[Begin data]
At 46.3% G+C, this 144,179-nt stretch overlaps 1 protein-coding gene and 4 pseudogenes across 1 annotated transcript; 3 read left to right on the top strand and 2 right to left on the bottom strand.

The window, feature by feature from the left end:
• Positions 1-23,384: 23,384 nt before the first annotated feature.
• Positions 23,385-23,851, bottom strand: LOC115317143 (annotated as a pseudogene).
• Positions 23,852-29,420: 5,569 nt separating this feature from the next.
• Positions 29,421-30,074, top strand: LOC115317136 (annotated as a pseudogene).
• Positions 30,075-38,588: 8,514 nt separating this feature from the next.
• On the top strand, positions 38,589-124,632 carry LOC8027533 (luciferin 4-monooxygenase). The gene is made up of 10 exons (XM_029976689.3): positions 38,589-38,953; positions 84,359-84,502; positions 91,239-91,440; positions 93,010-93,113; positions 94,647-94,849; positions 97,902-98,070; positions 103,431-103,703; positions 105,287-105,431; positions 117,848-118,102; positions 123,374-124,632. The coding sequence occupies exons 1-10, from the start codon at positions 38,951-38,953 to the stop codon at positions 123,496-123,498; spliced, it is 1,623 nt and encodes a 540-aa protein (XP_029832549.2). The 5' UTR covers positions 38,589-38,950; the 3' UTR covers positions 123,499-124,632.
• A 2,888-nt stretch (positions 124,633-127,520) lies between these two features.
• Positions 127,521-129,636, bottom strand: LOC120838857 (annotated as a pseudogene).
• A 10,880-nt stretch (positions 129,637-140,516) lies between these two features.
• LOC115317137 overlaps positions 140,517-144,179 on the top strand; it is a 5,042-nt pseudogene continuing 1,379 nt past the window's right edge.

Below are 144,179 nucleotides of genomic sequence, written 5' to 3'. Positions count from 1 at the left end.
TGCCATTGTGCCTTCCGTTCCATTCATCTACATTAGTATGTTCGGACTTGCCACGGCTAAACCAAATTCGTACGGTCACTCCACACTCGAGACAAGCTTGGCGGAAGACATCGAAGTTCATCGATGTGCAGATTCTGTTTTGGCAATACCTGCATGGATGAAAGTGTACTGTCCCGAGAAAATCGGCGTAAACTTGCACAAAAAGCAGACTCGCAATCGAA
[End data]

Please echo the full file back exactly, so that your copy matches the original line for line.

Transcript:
At 46.3% G+C, this 144,179-nt stretch overlaps 1 protein-coding gene and 4 pseudogenes across 1 annotated transcript; 3 read left to right on the top strand and 2 right to left on the bottom strand.

The window, feature by feature from the left end:
• Positions 1-23,384: 23,384 nt before the first annotated feature.
• Positions 23,385-23,851, bottom strand: LOC115317143 (annotated as a pseudogene).
• Positions 23,852-29,420: 5,569 nt separating this feature from the next.
• Positions 29,421-30,074, top strand: LOC115317136 (annotated as a pseudogene).
• Positions 30,075-38,588: 8,514 nt separating this feature from the next.
• On the top strand, positions 38,589-124,632 carry LOC8027533 (luciferin 4-monooxygenase). The gene is made up of 10 exons (XM_029976689.3): positions 38,589-38,953; positions 84,359-84,502; positions 91,239-91,440; positions 93,010-93,113; positions 94,647-94,849; positions 97,902-98,070; positions 103,431-103,703; positions 105,287-105,431; positions 117,848-118,102; positions 123,374-124,632. The coding sequence occupies exons 1-10, from the start codon at positions 38,951-38,953 to the stop codon at positions 123,496-123,498; spliced, it is 1,623 nt and encodes a 540-aa protein (XP_029832549.2). The 5' UTR covers positions 38,589-38,950; the 3' UTR covers positions 123,499-124,632.
• A 2,888-nt stretch (positions 124,633-127,520) lies between these two features.
• Positions 127,521-129,636, bottom strand: LOC120838857 (annotated as a pseudogene).
• A 10,880-nt stretch (positions 129,637-140,516) lies between these two features.
• LOC115317137 overlaps positions 140,517-144,179 on the top strand; it is a 5,042-nt pseudogene continuing 1,379 nt past the window's right edge.

Below are 144,179 nucleotides of genomic sequence, written 5' to 3'. Positions count from 1 at the left end.
TGCCATTGTGCCTTCCGTTCCATTCATCTACATTAGTATGTTCGGACTTGCCACGGCTAAACCAAATTCGTACGGTCACTCCACACTCGAGACAAGCTTGGCGGAAGACATCGAAGTTCATCGATGTGCAGATTCTGTTTTGGCAATACCTGCATGGATGAAAGTGTACTGTCCCGAGAAAATCGGCGTAAACTTGCACAAAAAGCAGACTCGCAATCGAA